The final work, the three volume Collected Works of the documentary poet Paul Metcalf, Herman Melville's great-grandson, was published by the Coffee House Press in 1996 and 1997. I have elsewhere cited Metcalf's work, sui generis as it is, as sharing a certain formal affinity with my own, an affinity that, despite the many disparities in our aesthetic sensibilities, it pleased him to acknowledge—"our similar method," he called it, "our mode." Paul, whose editor at Coffee House, Allen Kornblum, once described him to me as, "the most important American writer no one has ever heard of," took for his calling the mapping of what William Gass, an early enthusiast, once called, "the geography of time," a remark with which, insofar as that geography was distinctly American and Meso-American, Paul was content to agree. When I invited him to contrive his own label for the enterprise with which he had been so deeply engaged over 40 years, he settled on, "the personal poetry of pure document," a description impossible to better.

Paul and I shared more than technique. There also was history, American history, its currency, our conviction that we are what we were and will be what we have been, the study of which Paul likened to, "the plunge of sex, accomplished with sexual energy, the focus of all one's vitalities." "My involvement with history," he once wrote, "is what all my books are about," and that involvement, much as my own, unfailingly entailed the excavation, identification and expression of "intuited connections" and exposure of "questionable boundaries," chief among them those typically drawn between poetry and prose, and fiction and history, lines he considered, "strange, and more than a little ridiculous."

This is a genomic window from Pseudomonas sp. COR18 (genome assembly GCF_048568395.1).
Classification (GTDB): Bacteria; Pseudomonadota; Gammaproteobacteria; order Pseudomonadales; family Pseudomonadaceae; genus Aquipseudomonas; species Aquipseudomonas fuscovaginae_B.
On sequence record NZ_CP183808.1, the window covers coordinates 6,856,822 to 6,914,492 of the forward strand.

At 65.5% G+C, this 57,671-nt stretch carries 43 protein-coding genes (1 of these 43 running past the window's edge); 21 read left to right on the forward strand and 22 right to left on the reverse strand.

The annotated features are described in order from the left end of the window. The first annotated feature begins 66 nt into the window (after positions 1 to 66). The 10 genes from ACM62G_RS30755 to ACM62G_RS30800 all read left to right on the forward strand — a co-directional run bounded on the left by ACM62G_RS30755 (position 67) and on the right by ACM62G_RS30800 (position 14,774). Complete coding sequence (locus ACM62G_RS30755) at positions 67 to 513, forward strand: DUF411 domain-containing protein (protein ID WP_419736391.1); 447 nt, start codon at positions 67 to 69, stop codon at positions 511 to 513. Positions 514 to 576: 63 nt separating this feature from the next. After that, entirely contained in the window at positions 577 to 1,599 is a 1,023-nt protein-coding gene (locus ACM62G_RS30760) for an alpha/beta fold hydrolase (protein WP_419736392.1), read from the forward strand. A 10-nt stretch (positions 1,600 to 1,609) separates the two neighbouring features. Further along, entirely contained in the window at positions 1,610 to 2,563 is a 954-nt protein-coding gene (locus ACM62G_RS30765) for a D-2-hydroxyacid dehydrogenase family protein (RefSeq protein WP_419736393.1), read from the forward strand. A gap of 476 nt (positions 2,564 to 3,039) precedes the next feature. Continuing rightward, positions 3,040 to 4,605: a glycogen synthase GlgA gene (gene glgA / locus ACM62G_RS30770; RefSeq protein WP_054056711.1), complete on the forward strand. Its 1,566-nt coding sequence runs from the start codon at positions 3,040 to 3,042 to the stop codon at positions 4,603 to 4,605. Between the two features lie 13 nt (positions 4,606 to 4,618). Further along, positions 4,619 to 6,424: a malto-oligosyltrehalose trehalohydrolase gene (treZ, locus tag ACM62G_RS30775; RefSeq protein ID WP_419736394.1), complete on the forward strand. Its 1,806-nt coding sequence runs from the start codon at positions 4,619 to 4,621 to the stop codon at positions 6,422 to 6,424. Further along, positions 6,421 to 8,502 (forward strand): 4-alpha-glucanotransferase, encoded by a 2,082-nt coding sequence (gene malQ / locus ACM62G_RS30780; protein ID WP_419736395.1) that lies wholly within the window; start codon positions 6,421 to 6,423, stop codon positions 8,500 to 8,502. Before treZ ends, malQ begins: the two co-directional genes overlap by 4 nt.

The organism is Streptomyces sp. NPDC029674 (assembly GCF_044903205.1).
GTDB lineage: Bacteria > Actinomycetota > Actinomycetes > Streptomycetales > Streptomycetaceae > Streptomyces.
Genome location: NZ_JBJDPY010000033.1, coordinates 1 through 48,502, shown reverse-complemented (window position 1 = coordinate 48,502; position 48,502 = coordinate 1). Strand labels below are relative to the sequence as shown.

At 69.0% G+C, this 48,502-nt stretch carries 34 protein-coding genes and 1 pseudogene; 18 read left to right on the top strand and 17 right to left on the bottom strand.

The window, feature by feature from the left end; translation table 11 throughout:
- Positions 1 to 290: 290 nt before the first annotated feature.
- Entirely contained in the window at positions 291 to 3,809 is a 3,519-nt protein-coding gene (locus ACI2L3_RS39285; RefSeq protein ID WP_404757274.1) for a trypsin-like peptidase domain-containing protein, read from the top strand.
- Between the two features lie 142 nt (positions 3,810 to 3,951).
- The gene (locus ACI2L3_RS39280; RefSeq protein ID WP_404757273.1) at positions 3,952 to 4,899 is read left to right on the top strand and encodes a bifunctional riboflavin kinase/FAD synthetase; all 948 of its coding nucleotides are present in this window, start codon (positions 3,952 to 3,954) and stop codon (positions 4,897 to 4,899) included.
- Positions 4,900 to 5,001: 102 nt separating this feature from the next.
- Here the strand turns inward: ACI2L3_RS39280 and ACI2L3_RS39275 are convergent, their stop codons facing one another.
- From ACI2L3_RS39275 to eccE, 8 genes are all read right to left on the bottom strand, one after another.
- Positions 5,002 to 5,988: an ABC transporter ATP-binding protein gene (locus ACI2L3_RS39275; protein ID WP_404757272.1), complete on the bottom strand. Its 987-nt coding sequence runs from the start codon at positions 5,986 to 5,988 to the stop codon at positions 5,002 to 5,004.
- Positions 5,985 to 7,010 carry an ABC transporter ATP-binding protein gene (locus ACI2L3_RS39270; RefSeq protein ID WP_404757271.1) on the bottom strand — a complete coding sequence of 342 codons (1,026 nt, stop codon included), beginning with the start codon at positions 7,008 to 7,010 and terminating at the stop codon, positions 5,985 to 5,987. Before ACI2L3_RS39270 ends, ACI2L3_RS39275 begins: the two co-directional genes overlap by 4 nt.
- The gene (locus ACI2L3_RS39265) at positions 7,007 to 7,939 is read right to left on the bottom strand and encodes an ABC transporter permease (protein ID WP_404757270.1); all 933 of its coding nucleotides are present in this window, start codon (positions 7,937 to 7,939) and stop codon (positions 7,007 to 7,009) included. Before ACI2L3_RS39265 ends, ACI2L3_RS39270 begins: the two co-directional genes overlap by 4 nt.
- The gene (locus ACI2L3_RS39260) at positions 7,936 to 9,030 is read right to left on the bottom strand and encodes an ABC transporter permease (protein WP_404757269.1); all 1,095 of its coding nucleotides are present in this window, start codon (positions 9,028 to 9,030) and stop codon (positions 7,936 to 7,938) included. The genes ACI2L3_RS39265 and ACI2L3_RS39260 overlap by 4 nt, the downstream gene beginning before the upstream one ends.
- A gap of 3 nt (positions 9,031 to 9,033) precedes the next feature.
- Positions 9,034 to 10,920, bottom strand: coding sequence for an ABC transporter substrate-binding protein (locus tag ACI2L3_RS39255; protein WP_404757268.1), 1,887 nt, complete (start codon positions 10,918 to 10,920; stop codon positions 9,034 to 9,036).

"Repetition of pattern and design in history fascinates the hell out of me," he once confided, and it was a fascination we not only shared, but appreciated less as a matter of wishing to preserve or revivify the past than of dismantling it in order to reassemble, re-contour-and-configure it. To, in effect, rewire it in order to create new circuitry and glidepaths to seeing and cognition. Quite simply we liked to reckon new angles and attitudes for coming at old things, an impulse, one I typically think of as Cubist and which he called "prismatic," that often led to our purposefully "mixing things up"—mongrelizing genres, embracing anachronism, juxtaposing incongruities (old/new, arcane/popular, private/public, abstract/concrete, fact/fiction), playing with typography and mise en page, cannibalizing source materials—though he clearly privileged, even valorized the pure document in a way that I do not. All this in the name of arriving at a fresh synthesis, a newborn, autonomous creature—what Paul sometimes called, "narrative hieroglyph"—that while constructed of old, borrowed spare parts, might breathe unassisted, on its own, upon the page.